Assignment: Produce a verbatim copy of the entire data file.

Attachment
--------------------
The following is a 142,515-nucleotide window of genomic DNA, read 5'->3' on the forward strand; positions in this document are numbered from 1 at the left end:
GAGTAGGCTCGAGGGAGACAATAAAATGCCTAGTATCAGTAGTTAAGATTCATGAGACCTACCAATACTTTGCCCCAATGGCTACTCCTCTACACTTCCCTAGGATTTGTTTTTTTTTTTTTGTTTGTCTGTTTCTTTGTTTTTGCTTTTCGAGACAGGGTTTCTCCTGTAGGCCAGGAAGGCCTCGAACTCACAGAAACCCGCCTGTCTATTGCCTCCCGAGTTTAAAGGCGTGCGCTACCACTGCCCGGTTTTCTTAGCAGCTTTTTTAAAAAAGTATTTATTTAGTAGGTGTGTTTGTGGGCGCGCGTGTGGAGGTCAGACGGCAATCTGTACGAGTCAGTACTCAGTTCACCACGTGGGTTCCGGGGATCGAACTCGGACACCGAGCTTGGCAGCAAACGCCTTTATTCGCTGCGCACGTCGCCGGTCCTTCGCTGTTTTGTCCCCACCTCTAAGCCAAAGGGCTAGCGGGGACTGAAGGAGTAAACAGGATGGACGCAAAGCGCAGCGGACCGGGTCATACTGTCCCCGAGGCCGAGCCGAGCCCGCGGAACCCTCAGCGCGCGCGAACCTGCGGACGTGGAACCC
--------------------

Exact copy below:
The following is a 142,515-nucleotide window of genomic DNA, read 5'->3' on the forward strand; positions in this document are numbered from 1 at the left end:
GAGTAGGCTCGAGGGAGACAATAAAATGCCTAGTATCAGTAGTTAAGATTCATGAGACCTACCAATACTTTGCCCCAATGGCTACTCCTCTACACTTCCCTAGGATTTGTTTTTTTTTTTTTGTTTGTCTGTTTCTTTGTTTTTGCTTTTCGAGACAGGGTTTCTCCTGTAGGCCAGGAAGGCCTCGAACTCACAGAAACCCGCCTGTCTATTGCCTCCCGAGTTTAAAGGCGTGCGCTACCACTGCCCGGTTTTCTTAGCAGCTTTTTTAAAAAAGTATTTATTTAGTAGGTGTGTTTGTGGGCGCGCGTGTGGAGGTCAGACGGCAATCTGTACGAGTCAGTACTCAGTTCACCACGTGGGTTCCGGGGATCGAACTCGGACACCGAGCTTGGCAGCAAACGCCTTTATTCGCTGCGCACGTCGCCGGTCCTTCGCTGTTTTGTCCCCACCTCTAAGCCAAAGGGCTAGCGGGGACTGAAGGAGTAAACAGGATGGACGCAAAGCGCAGCGGACCGGGTCATACTGTCCCCGAGGCCGAGCCGAGCCCGCGGAACCCTCAGCGCGCGCGAACCTGCGGACGTGGAACCC